A lot of continental data and statistics concerning the seroprevalence of the virus types, the average age of infections, intersexual differences in acquiring the infection and risk groups have been generated as a result of the efforts to curb the spread of the disease. However, it should be of note that even within individual continents, there are marked disparities in the statistics among different countries. For example, the common age of HSV-1 infection in Central and Eastern European countries is from 5-9 years, while the typical age in Northern European countries like Germany its about 25 years - a wide difference indeed.

Cause and transmission

Genital herpes is caused by HSV-1 and HSV-2 viruses of the herpes virus family and transmitted through sexual contact, contact with genital blisters of the infected persons or their secretions. These may include practices such as kissing, oral sex or anal sex. However, one cannot get the disease from objects such as toilet seats, clothing, and bedding used by an infected person since the virus is only viable outside the body for a short time.

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Signs and symptoms

Most people who are infected by the virus do not know they are infected by the virus since the symptoms are often mild and are flu-like. Sometimes, during the latency period of the virus, the symptoms may be totally absent. However, as the disease progresses, the signs and symptoms become more definitive and may signal the presence of an infection.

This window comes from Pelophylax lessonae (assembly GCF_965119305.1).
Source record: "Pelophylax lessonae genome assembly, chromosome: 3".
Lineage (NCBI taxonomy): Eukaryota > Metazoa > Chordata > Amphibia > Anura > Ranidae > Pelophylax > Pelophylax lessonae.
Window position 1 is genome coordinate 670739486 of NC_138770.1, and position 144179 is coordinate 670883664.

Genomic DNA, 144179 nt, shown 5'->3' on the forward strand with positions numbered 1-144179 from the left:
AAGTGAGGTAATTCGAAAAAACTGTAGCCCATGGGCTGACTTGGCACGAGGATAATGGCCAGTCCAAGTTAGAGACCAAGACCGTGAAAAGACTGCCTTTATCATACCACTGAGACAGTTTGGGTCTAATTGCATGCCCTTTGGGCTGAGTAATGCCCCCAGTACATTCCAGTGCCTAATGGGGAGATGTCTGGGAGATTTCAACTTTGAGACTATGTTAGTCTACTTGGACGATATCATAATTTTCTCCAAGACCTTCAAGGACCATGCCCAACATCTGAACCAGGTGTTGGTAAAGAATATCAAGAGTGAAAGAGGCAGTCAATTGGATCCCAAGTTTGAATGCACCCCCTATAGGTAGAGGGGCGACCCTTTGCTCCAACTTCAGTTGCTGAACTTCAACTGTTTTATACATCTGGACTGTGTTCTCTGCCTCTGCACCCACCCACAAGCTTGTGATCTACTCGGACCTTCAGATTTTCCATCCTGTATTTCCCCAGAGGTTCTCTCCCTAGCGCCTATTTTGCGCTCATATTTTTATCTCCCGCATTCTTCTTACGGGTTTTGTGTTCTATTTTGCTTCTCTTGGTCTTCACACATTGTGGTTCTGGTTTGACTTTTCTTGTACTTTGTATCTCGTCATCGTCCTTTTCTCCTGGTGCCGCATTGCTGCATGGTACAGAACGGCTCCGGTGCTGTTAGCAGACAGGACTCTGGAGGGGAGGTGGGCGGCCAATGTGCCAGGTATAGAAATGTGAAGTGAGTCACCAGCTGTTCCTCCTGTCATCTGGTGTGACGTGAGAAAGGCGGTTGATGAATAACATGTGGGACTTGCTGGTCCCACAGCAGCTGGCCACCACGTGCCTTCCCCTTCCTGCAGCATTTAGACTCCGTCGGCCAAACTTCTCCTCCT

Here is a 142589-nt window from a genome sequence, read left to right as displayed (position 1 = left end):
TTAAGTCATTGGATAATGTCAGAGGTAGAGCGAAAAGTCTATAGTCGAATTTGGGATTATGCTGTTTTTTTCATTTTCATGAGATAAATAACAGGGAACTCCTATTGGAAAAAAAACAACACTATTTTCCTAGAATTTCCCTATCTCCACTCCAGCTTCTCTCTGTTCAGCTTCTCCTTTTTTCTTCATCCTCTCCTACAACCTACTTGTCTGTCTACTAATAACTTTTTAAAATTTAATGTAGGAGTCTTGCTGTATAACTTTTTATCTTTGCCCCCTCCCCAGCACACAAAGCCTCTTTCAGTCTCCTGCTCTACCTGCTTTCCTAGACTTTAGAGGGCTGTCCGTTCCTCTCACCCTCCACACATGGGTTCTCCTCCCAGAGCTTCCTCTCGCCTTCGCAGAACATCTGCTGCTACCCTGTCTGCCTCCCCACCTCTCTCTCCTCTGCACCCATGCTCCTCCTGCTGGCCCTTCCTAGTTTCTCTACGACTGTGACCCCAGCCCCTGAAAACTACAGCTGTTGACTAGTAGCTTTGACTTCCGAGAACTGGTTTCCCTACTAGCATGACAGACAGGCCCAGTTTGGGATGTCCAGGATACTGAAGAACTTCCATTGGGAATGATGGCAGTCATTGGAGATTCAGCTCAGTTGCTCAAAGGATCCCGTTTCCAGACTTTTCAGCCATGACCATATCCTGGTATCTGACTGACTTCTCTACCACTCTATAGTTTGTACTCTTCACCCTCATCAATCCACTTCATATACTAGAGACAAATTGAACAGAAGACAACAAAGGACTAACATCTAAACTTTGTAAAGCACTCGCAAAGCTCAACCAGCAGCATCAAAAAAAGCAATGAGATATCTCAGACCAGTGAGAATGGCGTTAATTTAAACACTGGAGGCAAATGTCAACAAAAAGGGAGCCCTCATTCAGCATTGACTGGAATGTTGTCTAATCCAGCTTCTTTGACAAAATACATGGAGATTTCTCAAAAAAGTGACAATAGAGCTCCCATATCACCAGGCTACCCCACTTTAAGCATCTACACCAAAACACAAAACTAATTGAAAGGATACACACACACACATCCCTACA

Typically, the symptoms begin to show within a range of 2 - 12 days after exposure to the virus. They may include:

  • Itching or pain and tenderness in the infected genital area
  • Red and bumpy or tiny white vesicular lesions
  • Ulcers when the herpes blisters burst open
  • Scabs and skin crusting that result from the healing of the ulcers

These lesions typically develop in the area that is exposed to infection but one may spread them from those areas to others by scratching then rubbing onto other body surfaces. The patterns and location of the vesicles may vary depending on the type of virus infecting and the sex of the infected person.

HSV-1 infections typically produce lesions that are above the waist (including oral) while HSV-2 infections produce those that are below the waist (typically genital). Both men and women can have the sores on the buttocks, anus, mouth, and urethra. However, there are some differences between them such that women can also develop sores in the vaginal area, cervix and their external genitalia while men can have them on the penis and the scrotal area.

These lesions can also be accompanied by flu-like symptoms such as swelling of the lymph nodes in areas such as the groin, headaches, aching muscles, and fevers.

Clinical complications

Accompanying genital herpes disease, are other clinical complications that depend on the type of causative virus. Some of them may be due to primary infections while others may be due to recurrent infection. However, most manifest in both cases.